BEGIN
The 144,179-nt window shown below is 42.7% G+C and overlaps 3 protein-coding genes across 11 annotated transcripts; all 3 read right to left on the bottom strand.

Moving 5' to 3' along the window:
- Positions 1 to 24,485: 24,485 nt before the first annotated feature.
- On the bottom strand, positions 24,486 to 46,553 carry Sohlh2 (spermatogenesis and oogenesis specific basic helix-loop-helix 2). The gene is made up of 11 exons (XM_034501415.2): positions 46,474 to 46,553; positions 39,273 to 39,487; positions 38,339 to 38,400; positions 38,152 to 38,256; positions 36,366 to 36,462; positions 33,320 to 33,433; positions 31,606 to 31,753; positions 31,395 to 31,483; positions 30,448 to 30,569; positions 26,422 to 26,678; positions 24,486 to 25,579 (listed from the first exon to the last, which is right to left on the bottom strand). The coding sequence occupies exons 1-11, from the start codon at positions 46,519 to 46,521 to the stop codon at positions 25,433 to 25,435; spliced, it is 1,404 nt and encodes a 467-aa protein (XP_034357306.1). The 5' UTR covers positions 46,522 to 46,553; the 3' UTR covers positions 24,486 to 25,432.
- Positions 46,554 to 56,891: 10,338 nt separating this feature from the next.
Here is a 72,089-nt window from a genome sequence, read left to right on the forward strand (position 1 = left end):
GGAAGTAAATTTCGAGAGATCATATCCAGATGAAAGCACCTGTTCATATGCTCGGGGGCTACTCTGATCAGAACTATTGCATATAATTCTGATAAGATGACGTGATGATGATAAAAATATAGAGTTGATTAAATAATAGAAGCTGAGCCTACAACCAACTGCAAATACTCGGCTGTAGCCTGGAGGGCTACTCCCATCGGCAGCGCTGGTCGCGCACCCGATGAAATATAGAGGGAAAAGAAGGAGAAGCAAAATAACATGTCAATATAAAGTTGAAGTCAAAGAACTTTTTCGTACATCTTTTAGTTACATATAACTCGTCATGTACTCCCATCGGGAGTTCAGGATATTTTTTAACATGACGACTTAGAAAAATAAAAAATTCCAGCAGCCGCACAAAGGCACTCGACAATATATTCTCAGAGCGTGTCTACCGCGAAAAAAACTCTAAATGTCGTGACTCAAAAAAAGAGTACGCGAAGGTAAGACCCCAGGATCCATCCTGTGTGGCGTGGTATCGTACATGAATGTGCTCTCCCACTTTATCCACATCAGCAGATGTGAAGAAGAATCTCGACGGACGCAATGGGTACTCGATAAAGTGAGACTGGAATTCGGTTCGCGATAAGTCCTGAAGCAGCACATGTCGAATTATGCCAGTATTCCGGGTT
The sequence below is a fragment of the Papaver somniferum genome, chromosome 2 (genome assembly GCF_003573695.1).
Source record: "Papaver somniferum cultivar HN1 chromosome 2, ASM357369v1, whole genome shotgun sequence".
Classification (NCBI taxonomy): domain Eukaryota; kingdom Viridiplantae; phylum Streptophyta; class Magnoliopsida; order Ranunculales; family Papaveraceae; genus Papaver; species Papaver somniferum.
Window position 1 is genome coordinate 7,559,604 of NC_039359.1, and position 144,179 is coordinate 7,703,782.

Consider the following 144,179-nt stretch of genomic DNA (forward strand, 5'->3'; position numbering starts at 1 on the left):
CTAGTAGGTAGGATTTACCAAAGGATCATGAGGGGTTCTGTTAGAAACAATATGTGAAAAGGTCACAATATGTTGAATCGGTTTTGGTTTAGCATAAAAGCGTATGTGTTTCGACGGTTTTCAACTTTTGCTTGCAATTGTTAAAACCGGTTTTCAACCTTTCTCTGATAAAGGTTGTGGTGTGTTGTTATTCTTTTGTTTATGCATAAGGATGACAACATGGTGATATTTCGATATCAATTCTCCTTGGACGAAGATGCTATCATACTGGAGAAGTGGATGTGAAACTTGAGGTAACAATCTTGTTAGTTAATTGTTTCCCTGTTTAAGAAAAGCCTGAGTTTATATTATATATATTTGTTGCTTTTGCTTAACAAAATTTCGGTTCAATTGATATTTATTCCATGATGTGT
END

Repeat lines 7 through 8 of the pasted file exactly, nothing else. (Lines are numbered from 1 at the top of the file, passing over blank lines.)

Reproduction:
GGAAGTAAATTTCGAGAGATCATATCCAGATGAAAGCACCTGTTCATATGCTCGGGGGCTACTCTGATCAGAACTATTGCATATAATTCTGATAAGATGACGTGATGATGATAAAAATATAGAGTTGATTAAATAATAGAAGCTGAGCCTACAACCAACTGCAAATACTCGGCTGTAGCCTGGAGGGCTACTCCCATCGGCAGCGCTGGTCGCGCACCCGATGAAATATAGAGGGAAAAGAAGGAGAAGCAAAATAACATGTCAATATAAAGTTGAAGTCAAAGAACTTTTTCGTACATCTTTTAGTTACATATAACTCGTCATGTACTCCCATCGGGAGTTCAGGATATTTTTTAACATGACGACTTAGAAAAATAAAAAATTCCAGCAGCCGCACAAAGGCACTCGACAATATATTCTCAGAGCGTGTCTACCGCGAAAAAAACTCTAAATGTCGTGACTCAAAAAAAGAGTACGCGAAGGTAAGACCCCAGGATCCATCCTGTGTGGCGTGGTATCGTACATGAATGTGCTCTCCCACTTTATCCACATCAGCAGATGTGAAGAAGAATCTCGACGGACGCAATGGGTACTCGATAAAGTGAGACTGGAATTCGGTTCGCGATAAGTCCTGAAGCAGCACATGTCGAATTATGCCAGTATTCCGGGTT
The sequence below is a fragment of the Papaver somniferum genome, chromosome 2 (genome assembly GCF_003573695.1).